The Women’s World Chess Championship 2013 was a match going over 10 games between the defending champion Anna Ushenina from Ukraine (ELO 2500, Age 28) and the challenger Hou Yifan from China (ELO 2609, Age 19).
Hou has been World Champion 2011, but lost the tltle in a knock-out tournament one year later in 2012 in which Anna Ushenina became Women’s World Champion 2012.
The match took place from 10 to 27 September 2013 in Taizhou, Jiangsu, China. It lasted only seven games as Hou Yifan won the match prematurely 5.5 to 1.5 and became Women World Chess Champion 2013.
Challenger Hou Yifan / China
Women World Chess Champion – Anna Ushenina (Ukraine)
Photo by Andreas Kontokanis from Piraeus, Greece
Hou Yifan is a favorite of the match due to her higher Elo rating of 2609, being 109 points higher rated than Anna.
For some reason the match fell apart because Anya was not able to withstand the psychological pressure of the match. Hou Yifan got the decisive 5,5 points already after 7 games and became world champion 2013.
One problem was that Anna spent too much time on her moves and found herself in time trouble in each game and she could not solve this problem during the whole match.
The third game was terrible and the fifth game was critical and was the most important, the decisive and final one. Anna should have taken that unfortunate pawn on h4…
Comments by Alexander Khalifman
“Another strategically complicated endgame happened and it was not enough to calculate variations only. It’s important to understand where to place the pieces. There was this moment of fight we were looking for. And at this very moment Anna decided to capture the pawn with comfort, but it did not work this way. Should Anya win the fifth game, we could have had an absolutely different, long and interesting match with almost equal chances. She lost her real chance and she was morally broken after that.”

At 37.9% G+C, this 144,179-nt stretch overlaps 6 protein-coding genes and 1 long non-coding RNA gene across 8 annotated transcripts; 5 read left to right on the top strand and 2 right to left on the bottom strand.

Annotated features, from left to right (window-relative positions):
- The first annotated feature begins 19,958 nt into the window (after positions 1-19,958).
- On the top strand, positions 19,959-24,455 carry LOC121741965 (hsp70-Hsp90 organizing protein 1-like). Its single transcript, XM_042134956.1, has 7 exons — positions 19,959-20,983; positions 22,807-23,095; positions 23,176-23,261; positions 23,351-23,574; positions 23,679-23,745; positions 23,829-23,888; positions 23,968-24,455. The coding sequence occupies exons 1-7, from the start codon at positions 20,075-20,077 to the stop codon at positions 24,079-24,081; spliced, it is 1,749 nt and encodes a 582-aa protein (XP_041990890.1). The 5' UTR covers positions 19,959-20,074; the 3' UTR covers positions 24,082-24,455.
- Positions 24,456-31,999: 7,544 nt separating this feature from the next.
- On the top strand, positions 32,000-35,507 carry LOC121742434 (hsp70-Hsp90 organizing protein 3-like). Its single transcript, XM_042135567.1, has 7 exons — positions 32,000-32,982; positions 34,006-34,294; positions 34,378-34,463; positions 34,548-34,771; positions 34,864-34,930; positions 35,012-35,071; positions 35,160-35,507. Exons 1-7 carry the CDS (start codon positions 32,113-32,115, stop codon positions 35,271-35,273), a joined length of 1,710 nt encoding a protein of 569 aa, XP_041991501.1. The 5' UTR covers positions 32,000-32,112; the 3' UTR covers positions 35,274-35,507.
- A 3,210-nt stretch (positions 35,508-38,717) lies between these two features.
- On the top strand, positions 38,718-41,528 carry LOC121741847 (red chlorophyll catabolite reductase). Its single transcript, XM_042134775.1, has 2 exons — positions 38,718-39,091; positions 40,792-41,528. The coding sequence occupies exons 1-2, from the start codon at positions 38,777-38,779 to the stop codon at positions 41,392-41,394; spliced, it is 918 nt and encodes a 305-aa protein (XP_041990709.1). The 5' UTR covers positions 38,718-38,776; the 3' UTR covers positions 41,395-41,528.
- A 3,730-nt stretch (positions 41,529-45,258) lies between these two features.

“At this point, we really needed a day off. It was obvious that after that game she was under pressure, in a heavy state. The victory was so close, but instead she had to deal with minus two score. One can say that at this moment she lost faith in herself. And then it was a very strange sixth game, a very strange day, not that catastrophic as the third one, but still …
It all started in the opening. She didn’t play what we prepared; she mixed one variation with another one.”
“And here one could only hope for the situation when Hou would lose concentration being so close to a success, but it did not happen. I can only say that Yifan deserved the victory. It was obvious she is well prepared, she is aware of the balance of power in the match, she realizes what to do, what to avoid.”
“However, I believe, despite the catastrophic final score, the pressure and the struggle lasted for a long time. I think that we could and we should have put more serious resistance.”
Comments by former world champion Alexander Khalifman, who was one of the seconds of Anna Ushenina
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Women’s World Chess Championship 2011
Women’s World Chess Championship 2012
Women’s World Chess Championship 2015
Women’s World Chess Championship 2016